Some Russian linguists believed they could detect similarities at greater depth - significantly, they had access to a great many language families we did not - and associated those language families into larger collections. In America, Joseph Greenberg at Stanford taught much the same in the 60s and 70’s by using a technique based on vocabulary that most linguists still reject. The controversy has never gone away, but the possibility of seeing relationships between languages and language families at greater time depth has slowly gained favor. In particular, Greenberg categorized the languages of the New World into three groups: a most-recent Eskimo-Aleut migration; an earlier Athabaskan (or Na-Dene) arrival; and everything else in North and South America, from the earliest migration, as Amerind. That would mean connecting those languages as related at a time-depth of 15,000 years, which is considered out of reach for traditional linguistic techniques. Even the early genetic work by Cavelli-Sforza supported Greenberg’s theory that these languages all came from a single Beringian migration, and later genetic findings have nailed that external supporting evidence to the ground. Yet the existence of Amerind as a single family is almost universally rejected. By linguists, anyway. Everyone else is becoming more confident Greenberg had it right.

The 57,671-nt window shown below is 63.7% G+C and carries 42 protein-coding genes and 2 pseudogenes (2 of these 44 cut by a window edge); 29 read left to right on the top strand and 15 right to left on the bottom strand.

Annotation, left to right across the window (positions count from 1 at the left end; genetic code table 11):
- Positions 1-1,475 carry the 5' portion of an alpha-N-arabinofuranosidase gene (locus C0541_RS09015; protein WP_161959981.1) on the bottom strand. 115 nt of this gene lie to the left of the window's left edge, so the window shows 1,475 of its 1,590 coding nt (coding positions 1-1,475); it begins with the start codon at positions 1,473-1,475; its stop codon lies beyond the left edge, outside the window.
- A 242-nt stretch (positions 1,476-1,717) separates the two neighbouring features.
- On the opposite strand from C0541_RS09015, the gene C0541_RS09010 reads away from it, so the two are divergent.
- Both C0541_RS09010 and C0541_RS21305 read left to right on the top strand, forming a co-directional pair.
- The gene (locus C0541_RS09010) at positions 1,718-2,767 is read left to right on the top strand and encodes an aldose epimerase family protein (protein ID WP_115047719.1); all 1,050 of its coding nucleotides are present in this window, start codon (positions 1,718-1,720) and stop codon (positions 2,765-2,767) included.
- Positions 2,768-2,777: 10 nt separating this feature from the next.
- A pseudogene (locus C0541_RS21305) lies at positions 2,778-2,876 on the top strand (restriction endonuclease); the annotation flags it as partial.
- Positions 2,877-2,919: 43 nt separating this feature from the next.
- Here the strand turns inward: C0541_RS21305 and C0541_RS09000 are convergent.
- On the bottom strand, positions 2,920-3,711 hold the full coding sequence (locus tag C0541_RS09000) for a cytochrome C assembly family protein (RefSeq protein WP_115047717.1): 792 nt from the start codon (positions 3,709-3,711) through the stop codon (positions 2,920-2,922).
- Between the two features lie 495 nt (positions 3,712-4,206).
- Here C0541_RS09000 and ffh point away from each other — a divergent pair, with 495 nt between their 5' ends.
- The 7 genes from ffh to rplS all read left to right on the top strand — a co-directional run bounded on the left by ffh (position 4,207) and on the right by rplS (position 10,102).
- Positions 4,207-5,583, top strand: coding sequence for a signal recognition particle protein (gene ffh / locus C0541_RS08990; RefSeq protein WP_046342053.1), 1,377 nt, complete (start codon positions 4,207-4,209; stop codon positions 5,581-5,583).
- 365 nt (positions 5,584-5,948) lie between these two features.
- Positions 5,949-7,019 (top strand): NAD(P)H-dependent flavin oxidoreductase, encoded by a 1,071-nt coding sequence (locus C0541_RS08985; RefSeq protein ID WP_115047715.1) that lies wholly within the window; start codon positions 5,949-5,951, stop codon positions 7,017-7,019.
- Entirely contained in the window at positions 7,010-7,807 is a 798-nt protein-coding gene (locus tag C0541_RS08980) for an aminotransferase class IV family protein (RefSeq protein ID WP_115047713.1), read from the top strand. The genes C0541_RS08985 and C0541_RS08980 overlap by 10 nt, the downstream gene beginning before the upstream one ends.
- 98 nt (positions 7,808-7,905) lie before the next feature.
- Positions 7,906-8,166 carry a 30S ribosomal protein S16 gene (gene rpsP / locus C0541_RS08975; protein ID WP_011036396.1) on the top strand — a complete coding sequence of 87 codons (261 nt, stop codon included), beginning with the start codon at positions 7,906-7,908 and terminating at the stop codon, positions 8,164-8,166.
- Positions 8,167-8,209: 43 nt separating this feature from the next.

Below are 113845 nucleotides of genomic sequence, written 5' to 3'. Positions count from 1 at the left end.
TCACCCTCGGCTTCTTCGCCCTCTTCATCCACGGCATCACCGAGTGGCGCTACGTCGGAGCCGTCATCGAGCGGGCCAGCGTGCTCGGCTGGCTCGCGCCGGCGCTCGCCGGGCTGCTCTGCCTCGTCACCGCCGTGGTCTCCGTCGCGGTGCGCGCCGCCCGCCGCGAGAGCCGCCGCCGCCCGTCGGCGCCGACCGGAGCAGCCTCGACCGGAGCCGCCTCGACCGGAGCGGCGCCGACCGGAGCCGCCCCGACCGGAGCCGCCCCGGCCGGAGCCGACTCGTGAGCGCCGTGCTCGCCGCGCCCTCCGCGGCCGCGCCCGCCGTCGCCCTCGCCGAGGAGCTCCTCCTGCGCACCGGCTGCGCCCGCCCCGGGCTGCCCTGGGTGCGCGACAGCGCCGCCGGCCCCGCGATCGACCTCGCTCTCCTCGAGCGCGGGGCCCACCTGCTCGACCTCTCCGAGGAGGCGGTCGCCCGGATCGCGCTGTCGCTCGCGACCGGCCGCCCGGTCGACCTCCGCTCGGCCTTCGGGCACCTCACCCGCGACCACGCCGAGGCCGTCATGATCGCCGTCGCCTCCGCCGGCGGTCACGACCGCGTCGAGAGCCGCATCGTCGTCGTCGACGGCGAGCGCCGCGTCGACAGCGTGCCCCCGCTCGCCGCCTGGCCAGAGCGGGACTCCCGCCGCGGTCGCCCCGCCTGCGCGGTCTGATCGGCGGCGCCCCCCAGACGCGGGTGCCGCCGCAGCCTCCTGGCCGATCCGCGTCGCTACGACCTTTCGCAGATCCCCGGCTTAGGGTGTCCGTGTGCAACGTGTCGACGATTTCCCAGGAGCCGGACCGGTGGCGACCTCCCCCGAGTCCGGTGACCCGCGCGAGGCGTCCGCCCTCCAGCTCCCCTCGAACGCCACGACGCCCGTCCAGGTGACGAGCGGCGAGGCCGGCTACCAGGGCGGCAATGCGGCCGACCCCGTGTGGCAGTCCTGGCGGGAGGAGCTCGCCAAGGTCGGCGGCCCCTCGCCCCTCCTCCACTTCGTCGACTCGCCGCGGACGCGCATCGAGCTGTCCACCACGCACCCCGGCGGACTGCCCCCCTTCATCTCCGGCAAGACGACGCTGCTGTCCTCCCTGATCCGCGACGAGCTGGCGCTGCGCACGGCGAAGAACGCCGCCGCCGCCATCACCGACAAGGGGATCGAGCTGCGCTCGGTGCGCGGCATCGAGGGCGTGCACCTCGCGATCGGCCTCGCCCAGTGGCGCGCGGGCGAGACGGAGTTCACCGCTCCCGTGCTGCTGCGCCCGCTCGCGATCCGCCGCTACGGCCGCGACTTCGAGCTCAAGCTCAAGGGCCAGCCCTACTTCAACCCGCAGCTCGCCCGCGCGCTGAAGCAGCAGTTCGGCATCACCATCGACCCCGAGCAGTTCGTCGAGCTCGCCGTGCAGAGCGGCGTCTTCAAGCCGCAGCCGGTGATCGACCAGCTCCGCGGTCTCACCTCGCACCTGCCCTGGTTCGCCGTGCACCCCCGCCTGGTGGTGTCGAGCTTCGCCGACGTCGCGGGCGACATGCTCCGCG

Why then do historical linguists persist in saying the connection is not established? I am not entirely sympathetic to their arguments, but it isn’t as if they don’t have good points. First, the evidence from other fields is from other fields. They don’t know if it is all going to change tomorrow, or at least start developing important correctives. They may be interested in such findings and use them to inform their own work, but the idea that we do what we do and tend our own garden is not crazy. This may all turn out to be the case, but it’s not linguistics. We’re telling you what the linguistics shows. And similarities at time-depths of even 15,000 years are not detectable, never mind the 40,000 years some people are talking about.